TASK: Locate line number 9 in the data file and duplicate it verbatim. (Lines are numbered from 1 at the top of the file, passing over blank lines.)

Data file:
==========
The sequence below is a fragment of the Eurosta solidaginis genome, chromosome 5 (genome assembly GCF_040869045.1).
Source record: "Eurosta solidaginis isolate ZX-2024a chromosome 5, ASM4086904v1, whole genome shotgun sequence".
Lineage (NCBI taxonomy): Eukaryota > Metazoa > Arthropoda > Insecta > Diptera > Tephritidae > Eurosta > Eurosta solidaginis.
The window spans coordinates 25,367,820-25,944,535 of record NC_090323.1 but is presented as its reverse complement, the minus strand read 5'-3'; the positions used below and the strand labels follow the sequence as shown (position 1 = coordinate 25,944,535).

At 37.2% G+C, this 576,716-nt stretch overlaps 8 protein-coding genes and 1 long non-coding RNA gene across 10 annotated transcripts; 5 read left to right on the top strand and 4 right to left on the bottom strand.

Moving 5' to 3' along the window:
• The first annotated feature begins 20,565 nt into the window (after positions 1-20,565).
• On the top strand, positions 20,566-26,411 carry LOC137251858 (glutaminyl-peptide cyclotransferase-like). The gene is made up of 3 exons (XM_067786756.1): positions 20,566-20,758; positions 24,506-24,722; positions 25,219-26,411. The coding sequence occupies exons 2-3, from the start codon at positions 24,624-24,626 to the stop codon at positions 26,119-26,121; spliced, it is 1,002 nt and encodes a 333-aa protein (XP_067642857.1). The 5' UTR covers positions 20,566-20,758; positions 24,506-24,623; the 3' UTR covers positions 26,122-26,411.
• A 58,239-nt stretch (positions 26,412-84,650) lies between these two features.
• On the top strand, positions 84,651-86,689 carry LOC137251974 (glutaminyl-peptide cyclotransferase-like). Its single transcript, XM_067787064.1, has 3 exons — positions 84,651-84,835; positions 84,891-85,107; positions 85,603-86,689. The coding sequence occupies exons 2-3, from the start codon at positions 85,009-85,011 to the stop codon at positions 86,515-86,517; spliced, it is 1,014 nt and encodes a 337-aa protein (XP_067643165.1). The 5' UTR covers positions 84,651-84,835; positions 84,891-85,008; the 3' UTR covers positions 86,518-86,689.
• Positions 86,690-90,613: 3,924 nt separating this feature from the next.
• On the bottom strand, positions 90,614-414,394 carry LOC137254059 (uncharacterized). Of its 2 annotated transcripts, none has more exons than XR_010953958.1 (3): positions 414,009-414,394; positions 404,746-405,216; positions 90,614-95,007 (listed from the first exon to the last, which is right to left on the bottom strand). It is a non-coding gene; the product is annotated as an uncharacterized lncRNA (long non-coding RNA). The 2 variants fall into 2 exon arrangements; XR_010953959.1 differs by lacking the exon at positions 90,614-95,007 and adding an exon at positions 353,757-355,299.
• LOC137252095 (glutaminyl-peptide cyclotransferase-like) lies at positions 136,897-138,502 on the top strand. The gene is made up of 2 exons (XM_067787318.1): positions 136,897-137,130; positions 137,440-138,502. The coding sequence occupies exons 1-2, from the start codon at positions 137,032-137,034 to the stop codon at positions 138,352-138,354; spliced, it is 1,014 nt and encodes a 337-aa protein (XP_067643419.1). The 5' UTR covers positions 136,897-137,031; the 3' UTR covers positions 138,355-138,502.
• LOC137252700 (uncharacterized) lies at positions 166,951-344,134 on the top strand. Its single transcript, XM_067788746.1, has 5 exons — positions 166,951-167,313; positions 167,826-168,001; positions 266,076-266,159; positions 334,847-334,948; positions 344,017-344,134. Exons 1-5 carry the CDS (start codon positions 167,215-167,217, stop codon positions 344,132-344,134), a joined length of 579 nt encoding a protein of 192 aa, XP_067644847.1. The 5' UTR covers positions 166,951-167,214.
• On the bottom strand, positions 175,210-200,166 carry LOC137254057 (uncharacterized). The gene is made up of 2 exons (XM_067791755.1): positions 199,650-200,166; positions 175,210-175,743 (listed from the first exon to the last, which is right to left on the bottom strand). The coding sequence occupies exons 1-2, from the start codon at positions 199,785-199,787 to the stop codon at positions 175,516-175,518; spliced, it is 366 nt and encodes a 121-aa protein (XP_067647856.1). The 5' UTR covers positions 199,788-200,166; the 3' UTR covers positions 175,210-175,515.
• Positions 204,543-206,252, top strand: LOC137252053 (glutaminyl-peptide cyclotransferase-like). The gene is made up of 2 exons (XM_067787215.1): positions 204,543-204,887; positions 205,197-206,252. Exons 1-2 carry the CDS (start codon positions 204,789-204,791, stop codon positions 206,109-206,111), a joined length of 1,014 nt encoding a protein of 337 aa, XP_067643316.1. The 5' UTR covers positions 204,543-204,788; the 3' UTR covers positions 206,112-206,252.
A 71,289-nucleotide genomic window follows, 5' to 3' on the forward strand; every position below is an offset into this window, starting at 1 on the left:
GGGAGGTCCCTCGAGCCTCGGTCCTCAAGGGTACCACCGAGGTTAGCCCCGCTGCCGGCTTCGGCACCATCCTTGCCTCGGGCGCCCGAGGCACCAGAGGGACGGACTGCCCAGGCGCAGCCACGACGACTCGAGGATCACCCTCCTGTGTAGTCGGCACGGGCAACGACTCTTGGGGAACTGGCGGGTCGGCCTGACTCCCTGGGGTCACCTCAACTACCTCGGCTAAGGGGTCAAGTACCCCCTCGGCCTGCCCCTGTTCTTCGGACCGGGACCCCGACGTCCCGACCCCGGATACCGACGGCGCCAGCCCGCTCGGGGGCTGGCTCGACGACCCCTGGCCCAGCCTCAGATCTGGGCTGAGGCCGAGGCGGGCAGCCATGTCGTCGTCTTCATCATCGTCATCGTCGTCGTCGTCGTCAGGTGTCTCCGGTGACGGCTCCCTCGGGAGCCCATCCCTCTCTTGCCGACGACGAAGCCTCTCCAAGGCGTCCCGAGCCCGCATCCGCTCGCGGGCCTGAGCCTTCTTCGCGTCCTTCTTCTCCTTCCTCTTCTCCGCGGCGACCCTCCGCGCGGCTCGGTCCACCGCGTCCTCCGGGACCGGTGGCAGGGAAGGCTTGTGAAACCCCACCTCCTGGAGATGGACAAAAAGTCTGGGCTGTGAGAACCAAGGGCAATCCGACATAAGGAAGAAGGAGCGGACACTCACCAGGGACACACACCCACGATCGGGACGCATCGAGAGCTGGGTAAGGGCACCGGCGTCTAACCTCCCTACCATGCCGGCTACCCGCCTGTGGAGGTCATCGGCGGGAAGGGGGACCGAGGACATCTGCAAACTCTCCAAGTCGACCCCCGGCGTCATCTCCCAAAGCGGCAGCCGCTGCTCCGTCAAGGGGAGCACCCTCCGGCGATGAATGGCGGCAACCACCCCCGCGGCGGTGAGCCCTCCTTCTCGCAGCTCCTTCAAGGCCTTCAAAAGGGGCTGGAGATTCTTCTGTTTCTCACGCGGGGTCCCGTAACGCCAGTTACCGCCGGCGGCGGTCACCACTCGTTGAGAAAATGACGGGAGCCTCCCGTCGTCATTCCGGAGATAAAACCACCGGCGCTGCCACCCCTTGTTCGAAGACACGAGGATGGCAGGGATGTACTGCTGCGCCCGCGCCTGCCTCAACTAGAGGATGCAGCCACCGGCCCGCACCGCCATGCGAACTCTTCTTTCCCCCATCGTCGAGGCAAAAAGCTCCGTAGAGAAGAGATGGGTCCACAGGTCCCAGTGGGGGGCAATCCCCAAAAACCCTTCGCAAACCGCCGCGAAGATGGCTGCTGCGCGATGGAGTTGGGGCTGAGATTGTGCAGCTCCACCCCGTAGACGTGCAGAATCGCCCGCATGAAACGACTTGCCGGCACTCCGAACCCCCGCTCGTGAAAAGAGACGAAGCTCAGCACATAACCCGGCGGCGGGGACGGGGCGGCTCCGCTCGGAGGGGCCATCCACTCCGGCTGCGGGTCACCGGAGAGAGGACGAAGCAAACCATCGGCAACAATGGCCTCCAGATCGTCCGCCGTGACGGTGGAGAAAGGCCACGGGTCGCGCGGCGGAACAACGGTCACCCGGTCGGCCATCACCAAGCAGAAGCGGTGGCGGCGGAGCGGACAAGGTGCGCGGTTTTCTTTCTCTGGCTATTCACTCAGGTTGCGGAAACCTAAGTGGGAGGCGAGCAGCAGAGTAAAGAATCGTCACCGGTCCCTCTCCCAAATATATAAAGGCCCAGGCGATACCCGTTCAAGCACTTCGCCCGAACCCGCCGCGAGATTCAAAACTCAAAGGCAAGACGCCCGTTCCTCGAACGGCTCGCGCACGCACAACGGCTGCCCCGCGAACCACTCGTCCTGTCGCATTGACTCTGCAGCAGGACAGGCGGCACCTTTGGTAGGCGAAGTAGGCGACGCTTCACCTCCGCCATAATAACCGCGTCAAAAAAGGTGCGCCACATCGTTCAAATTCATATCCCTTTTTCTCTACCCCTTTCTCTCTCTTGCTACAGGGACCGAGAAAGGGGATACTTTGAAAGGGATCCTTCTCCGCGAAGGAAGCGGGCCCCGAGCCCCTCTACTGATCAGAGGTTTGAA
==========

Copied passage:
• A 58,239-nt stretch (positions 26,412-84,650) lies between these two features.